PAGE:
The Oswego County News reports that changes to the county’s tax foreclosure laws in 2017 are likely to increase the number of foreclosed properties compared to prior years.
County officials could have more than triple the number of foreclosure in 2020 as previous years as new measure cuts the foreclosure process in half.
According to the Oswego County News, the Oswego County Land Bank—created in 2016—acquires its properties from the county following tax foreclosure and aims to improve the housing stock within the county.
The new foreclosures processes were due to legislation approved by the Oswego County Legislature in September 2017, which allowed the county to take possession of residential properties after two years of non-payment of property taxes. The prior law enacted in 1995 allowed for a four-year timeframe.
County Treasurer Kevin Garden said there are nearly 600 properties in the county that are on track to be foreclosed. The number of foreclosed properties is usually around 150.
While Oswego County is reporting an uptick due to new legislation, ATTOM revealed that foreclosure starts in New York were down 28% in 2019. Foreclosure starts across the nation fell 9% last year.
Buffalo, New York—roughly 150 miles west of Oswego—saw an annual increase in REOs with its share rising 16% last year. Honolulu, Hawaii, reported a 34% increase in REO properties.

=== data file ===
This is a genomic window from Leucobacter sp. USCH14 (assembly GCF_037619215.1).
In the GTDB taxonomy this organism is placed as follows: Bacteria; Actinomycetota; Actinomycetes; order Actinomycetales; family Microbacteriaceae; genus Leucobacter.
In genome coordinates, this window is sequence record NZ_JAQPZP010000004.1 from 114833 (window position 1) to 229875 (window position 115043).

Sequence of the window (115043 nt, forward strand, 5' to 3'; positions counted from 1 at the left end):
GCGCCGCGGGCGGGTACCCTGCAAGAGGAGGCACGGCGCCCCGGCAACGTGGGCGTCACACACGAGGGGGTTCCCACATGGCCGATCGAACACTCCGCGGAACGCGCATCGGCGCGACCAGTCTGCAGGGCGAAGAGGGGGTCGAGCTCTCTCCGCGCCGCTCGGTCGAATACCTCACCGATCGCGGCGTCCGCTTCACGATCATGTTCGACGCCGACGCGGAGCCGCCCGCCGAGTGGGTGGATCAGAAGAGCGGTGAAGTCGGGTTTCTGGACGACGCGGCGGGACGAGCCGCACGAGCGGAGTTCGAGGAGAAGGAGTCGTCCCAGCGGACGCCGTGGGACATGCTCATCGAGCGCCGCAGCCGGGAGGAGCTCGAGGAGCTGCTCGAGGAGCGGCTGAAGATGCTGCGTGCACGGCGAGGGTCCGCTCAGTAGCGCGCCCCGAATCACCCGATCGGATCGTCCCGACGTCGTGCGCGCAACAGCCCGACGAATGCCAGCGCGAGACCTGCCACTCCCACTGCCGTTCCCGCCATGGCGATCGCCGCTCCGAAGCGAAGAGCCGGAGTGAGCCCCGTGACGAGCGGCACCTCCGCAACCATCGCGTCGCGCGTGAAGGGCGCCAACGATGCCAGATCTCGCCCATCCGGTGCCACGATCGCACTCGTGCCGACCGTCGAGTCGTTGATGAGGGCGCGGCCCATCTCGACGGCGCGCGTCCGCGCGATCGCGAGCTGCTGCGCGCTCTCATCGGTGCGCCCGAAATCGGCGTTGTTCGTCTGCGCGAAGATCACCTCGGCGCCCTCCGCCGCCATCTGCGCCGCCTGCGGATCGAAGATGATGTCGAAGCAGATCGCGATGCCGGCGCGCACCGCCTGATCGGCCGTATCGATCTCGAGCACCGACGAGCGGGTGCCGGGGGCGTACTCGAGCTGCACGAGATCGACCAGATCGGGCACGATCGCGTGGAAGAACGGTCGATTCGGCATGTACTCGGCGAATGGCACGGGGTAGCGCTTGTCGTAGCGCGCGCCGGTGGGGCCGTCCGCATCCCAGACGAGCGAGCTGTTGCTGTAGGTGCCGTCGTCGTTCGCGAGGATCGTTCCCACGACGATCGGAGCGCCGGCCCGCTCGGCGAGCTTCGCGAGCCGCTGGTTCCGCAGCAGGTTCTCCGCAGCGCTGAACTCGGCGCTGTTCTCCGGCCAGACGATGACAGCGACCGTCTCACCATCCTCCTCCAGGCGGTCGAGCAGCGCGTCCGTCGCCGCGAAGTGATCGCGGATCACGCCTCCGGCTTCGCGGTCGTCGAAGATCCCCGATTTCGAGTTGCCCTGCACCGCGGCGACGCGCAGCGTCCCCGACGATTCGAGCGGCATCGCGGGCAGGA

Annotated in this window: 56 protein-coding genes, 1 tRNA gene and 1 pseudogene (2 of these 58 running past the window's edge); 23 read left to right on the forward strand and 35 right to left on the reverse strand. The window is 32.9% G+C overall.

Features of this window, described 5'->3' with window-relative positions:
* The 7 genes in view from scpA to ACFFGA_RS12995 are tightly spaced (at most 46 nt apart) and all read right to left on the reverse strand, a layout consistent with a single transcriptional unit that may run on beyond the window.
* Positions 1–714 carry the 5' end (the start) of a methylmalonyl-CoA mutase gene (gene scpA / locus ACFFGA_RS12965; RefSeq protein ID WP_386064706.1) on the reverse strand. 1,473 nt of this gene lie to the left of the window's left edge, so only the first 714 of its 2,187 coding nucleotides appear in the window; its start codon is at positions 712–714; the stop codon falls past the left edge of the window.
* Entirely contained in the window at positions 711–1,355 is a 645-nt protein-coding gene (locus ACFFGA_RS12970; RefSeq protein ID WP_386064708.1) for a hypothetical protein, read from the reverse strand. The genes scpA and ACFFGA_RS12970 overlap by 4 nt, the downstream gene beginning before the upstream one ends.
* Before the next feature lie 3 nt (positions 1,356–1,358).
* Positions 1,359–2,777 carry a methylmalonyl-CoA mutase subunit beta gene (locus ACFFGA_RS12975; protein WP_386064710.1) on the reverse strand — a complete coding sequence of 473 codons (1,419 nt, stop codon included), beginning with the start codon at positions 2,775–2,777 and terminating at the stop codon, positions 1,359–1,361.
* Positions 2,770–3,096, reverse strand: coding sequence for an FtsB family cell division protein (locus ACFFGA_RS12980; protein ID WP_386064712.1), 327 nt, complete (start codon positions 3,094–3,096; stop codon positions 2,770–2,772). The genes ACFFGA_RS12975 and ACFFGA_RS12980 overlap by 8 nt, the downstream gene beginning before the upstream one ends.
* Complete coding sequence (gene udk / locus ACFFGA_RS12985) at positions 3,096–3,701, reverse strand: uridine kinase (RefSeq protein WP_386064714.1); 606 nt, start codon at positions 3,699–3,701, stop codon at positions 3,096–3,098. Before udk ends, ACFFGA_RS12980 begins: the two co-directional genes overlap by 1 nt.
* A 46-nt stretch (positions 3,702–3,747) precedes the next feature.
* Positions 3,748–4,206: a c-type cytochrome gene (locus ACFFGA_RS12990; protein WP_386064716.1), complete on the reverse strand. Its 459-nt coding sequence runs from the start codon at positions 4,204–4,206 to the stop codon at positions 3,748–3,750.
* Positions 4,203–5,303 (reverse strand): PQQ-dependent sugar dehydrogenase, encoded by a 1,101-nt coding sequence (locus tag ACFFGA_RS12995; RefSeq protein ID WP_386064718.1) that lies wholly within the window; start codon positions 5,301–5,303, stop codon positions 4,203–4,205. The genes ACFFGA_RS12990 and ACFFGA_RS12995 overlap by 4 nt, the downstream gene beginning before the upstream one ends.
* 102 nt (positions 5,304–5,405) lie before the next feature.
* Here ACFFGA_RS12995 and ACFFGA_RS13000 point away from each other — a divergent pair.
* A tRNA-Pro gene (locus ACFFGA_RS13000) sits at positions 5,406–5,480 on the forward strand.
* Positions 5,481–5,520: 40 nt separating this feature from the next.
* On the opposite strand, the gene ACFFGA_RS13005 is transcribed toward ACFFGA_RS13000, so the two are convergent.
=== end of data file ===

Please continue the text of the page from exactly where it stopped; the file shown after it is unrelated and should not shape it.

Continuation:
“The continued decline in distressed properties is one of many signs pointing to a much-improved housing market compared to the bad old days of the Great Recession,” said Todd Teta, Chief Product Officer for ATTOM Data Solutions. “That said, there is some reason for concern about the potential for a change in the wrong direction, given that residential foreclosure starts increased in about a third of the nation’s metro housing markets in 2019. Nationally, the number also ticked up a bit in December. While that’s not a major worry, it’s something that should be watched closely in 2020.”
New York Governor Andrew Cuomo signed a bill in January intended to defendants in foreclosure court. The bill, sponsored by Assemblymember Helene Weinstein and State Sen. Brian Kavanagh, which amends Article 13 in Real Property Actions & Proceedings and allows defendants more leeway to bring up the defense of “standing” in foreclosure court, Kings County Politics reports.
New York has some of the highest delinquency and foreclosure rates in the county, concentrated in New York City. According to data from LendingTree in November 2019, the New York-Newark-New Jersey metro had the highest serious delinquency rate of 2.6%. The metro also had the highest overall foreclosure rate at 1.3%.